A peatland is an area where peat is found. It will consist of a layer of peat at the surface which has accumulated naturally over thousands of years.

What is peat?

Peat, or turf, as it is often referred to in Ireland, is a type of soil that contains a high amount of dead organic matter, mainly plants that have accumulated over thousands of years. It takes approximately a staggering 10 years for 1cm of peat to form! Through analysis of the soil, the types of plants that grew, died and accumulated to form a piece of peat can be discovered. Dead plants in peatlands are different to other ecosystems as they do not fully decompose. Micro-organisms such as bacteria and fungi are prevented from rapidly decomposing the dead plants as the waterlogged conditions reduce the amount of oxygen in the soil.

Conservation of peatlands

The conservation of peatlands is important for a number of reasons including biodiversity, archaeology, carbon and water storage and also because of their landscape value. Peatlands are sensitive habitats that are easily affected by both natural and human factors. No single initiative by any one organisation can hope to achieve the long-term conservation of peatlands. 

Protective measures

In Northern Ireland a number of measures including government policy, legislation, protected sites and education are currently utilised as part of a strategy for the protection and conservation of peatlands.

Peatland Policy

Peatland is the only habitat for which Government has produced a policy statement in Northern Ireland


No laws have been introduced which are specifically designed to protect peatlands but all legislation that protects landscapes, habitats, species and certain archaeological sites also assists in the conservation of peatlands

Protecting peatlands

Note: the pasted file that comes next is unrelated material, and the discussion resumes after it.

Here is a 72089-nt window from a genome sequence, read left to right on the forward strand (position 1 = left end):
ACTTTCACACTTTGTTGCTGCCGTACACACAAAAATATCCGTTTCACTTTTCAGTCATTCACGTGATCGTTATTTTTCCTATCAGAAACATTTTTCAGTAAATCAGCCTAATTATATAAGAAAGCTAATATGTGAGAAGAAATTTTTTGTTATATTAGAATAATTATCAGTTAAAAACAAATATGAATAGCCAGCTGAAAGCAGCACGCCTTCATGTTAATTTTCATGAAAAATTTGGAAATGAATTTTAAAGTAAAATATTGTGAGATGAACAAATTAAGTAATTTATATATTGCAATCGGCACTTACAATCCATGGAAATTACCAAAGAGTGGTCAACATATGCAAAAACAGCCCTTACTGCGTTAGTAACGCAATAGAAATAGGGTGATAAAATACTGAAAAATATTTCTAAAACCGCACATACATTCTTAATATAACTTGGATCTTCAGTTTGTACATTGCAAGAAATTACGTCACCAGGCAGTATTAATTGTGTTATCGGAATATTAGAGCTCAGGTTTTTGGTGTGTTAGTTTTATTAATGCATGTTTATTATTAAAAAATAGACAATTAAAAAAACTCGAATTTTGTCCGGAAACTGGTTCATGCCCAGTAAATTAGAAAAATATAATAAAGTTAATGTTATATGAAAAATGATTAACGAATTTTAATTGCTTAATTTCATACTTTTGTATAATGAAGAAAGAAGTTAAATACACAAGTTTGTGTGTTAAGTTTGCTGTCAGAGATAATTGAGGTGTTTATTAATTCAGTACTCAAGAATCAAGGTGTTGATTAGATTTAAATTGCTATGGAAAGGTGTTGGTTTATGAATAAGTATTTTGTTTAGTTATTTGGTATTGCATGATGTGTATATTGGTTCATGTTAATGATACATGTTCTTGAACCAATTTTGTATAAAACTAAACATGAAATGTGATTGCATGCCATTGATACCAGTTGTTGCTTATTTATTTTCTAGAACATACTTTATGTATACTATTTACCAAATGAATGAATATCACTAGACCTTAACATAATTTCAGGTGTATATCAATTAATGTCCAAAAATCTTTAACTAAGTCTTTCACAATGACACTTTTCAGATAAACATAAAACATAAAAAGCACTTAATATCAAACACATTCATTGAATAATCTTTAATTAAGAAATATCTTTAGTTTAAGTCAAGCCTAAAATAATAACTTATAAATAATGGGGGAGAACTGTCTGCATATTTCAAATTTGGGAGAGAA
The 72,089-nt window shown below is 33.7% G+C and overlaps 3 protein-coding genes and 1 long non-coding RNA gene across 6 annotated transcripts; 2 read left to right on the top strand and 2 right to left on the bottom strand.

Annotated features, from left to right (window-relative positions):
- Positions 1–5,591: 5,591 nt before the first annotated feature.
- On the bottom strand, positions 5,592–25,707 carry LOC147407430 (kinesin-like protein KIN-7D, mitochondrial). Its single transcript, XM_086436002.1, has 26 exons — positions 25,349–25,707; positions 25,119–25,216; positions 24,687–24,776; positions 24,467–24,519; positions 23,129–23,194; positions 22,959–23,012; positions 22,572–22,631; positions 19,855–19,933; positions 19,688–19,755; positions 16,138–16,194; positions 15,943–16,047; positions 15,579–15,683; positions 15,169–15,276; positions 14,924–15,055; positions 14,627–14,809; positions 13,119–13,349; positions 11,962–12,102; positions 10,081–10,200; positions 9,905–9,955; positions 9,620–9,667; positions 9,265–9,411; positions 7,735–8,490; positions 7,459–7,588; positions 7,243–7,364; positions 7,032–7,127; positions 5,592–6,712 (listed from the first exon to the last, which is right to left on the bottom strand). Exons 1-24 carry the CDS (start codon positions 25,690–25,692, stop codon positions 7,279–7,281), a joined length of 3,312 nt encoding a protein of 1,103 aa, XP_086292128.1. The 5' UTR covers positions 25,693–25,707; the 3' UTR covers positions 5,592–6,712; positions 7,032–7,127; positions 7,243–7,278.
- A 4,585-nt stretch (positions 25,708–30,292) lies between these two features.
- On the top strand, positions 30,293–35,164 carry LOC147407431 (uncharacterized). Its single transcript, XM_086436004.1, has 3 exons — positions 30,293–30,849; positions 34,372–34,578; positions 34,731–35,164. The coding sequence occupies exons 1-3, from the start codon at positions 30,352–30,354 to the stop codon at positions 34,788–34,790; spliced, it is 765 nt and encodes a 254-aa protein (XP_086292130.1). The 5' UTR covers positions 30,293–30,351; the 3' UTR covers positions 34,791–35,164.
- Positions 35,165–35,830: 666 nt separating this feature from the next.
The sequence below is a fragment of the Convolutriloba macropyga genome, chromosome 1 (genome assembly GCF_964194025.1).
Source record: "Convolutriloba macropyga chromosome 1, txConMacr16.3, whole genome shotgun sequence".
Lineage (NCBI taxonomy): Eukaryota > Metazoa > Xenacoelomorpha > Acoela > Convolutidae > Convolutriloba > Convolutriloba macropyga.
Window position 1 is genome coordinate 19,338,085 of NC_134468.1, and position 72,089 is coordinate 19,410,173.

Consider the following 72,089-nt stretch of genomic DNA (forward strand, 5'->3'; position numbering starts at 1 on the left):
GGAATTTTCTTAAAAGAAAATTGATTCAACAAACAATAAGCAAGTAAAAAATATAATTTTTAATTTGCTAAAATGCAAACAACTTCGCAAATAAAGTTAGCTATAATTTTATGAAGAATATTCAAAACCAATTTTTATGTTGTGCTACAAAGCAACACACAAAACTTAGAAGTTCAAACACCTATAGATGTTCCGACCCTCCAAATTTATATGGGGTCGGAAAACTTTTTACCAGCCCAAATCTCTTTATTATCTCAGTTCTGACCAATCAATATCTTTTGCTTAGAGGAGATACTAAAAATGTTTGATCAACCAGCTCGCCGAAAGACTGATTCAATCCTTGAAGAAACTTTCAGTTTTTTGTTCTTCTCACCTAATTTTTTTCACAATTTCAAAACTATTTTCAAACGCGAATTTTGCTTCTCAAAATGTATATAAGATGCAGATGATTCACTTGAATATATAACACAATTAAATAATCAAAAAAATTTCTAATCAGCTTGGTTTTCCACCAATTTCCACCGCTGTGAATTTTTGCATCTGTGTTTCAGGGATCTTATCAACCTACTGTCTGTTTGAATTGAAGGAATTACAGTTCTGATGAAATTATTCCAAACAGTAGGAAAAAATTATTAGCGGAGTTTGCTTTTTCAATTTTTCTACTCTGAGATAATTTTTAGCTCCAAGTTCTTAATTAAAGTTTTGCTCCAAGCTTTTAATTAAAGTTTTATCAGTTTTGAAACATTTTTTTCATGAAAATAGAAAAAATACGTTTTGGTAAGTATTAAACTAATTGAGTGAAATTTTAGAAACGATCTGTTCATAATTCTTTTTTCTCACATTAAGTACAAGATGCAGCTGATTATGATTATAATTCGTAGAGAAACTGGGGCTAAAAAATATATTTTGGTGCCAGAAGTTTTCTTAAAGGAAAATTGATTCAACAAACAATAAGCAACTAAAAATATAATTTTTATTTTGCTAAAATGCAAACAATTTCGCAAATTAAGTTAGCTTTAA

Some peatland sites are designated and legally protected as a result of European, national and local legislation

Biodiversity strategy

The Northern Ireland Biodiversity Strategy seeks to contribute to global biodiversity by conserving and enhancing the biological diversity of all habitats, including peatlands, across Northern Ireland

Agri-environment schemes 

The majority of peatlands in Northern Ireland are in private ownership and their conservation is dependant on the adoption of good management practices by their owners


Education and public awareness is an essential element of peatland conservation

Community action and grant aid

Local communities are playing an increasingly important role in the conservation of peatlands. Peatland conservation projects can apply to NIEA for grant-aid

Peat cutting

Peat cutting is the extraction, removal of organic peat soils. This can be carried out for milling (horticultural use, usually on a commercial basis and consequently requiring planning permission) or for fuel. Peat extracted for fuel can take place for both commercial and domestic purposes.

Types of bog present in Northern Ireland

There are currently two types of bog present in Northern Ireland:

Lowland raised bog - Lowland raised bogs are peatlands, which develop primarily in lowland areas such as valleys and river plains. Peat depths are variable, but can exceed 12 metres.

Blanket bog – These are peatlands which can cloak entire landscapes, even developing on slopes of up to 30o. Peat depths are variable but tend to not be as deep as that associated with lowland raised bogs.

The impact of peat cutting on peatlands

The scale of the impact depends on the method used and frequency of cutting but the general impacts are:

  • direct loss of peat
  • direct loss of biodiversity i.e. plant and species present
  • changes to the physical condition of peatland such as compression (from mechanical cutting) as well as significant changes to vegetation composition with the following consequences
  • adverse impact on hydrology resulting in localised flooding, and national impacts from the loss of an important carbon store
  • adverse impact on landscape and visual value of the area with potential adverse impacts on the local tourism economy
  • potential adverse impact on archaeological sites
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